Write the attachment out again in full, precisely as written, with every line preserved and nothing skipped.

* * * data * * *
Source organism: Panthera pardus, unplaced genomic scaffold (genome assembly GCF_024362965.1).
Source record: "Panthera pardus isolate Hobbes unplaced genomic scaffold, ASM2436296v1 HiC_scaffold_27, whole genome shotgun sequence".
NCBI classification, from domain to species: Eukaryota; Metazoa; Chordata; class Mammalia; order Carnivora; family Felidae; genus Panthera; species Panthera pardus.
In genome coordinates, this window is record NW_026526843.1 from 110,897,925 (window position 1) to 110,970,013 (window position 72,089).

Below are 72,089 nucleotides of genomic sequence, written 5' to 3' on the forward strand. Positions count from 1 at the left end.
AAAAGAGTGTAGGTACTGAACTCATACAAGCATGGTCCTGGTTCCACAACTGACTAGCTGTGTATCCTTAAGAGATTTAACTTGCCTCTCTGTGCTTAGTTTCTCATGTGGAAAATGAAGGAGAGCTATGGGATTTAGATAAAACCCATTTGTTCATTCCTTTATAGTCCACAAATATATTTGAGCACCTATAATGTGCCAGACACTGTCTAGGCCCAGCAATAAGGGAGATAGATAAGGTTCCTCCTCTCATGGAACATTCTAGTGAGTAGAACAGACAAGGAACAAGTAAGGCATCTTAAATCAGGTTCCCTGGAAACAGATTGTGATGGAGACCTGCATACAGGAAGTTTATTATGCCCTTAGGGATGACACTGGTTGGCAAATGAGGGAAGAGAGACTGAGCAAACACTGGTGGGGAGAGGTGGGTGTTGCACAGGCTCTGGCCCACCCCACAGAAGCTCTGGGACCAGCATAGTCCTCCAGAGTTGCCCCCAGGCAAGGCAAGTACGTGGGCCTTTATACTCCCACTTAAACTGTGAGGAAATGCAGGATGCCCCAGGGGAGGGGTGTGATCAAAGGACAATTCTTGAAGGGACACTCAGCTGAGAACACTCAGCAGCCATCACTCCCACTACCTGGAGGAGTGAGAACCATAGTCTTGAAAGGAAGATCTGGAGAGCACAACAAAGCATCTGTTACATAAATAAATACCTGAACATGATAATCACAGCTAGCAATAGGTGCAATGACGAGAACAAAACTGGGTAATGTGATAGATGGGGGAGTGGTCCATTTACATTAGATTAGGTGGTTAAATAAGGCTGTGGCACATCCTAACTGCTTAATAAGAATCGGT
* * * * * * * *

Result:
Source organism: Panthera pardus, unplaced genomic scaffold (genome assembly GCF_024362965.1).
Source record: "Panthera pardus isolate Hobbes unplaced genomic scaffold, ASM2436296v1 HiC_scaffold_27, whole genome shotgun sequence".
NCBI classification, from domain to species: Eukaryota; Metazoa; Chordata; class Mammalia; order Carnivora; family Felidae; genus Panthera; species Panthera pardus.
In genome coordinates, this window is record NW_026526843.1 from 110,897,925 (window position 1) to 110,970,013 (window position 72,089).

Below are 72,089 nucleotides of genomic sequence, written 5' to 3' on the forward strand. Positions count from 1 at the left end.
AAAAGAGTGTAGGTACTGAACTCATACAAGCATGGTCCTGGTTCCACAACTGACTAGCTGTGTATCCTTAAGAGATTTAACTTGCCTCTCTGTGCTTAGTTTCTCATGTGGAAAATGAAGGAGAGCTATGGGATTTAGATAAAACCCATTTGTTCATTCCTTTATAGTCCACAAATATATTTGAGCACCTATAATGTGCCAGACACTGTCTAGGCCCAGCAATAAGGGAGATAGATAAGGTTCCTCCTCTCATGGAACATTCTAGTGAGTAGAACAGACAAGGAACAAGTAAGGCATCTTAAATCAGGTTCCCTGGAAACAGATTGTGATGGAGACCTGCATACAGGAAGTTTATTATGCCCTTAGGGATGACACTGGTTGGCAAATGAGGGAAGAGAGACTGAGCAAACACTGGTGGGGAGAGGTGGGTGTTGCACAGGCTCTGGCCCACCCCACAGAAGCTCTGGGACCAGCATAGTCCTCCAGAGTTGCCCCCAGGCAAGGCAAGTACGTGGGCCTTTATACTCCCACTTAAACTGTGAGGAAATGCAGGATGCCCCAGGGGAGGGGTGTGATCAAAGGACAATTCTTGAAGGGACACTCAGCTGAGAACACTCAGCAGCCATCACTCCCACTACCTGGAGGAGTGAGAACCATAGTCTTGAAAGGAAGATCTGGAGAGCACAACAAAGCATCTGTTACATAAATAAATACCTGAACATGATAATCACAGCTAGCAATAGGTGCAATGACGAGAACAAAACTGGGTAATGTGATAGATGGGGGAGTGGTCCATTTACATTAGATTAGGTGGTTAAATAAGGCTGTGGCACATCCTAACTGCTTAATAAGAATCGGT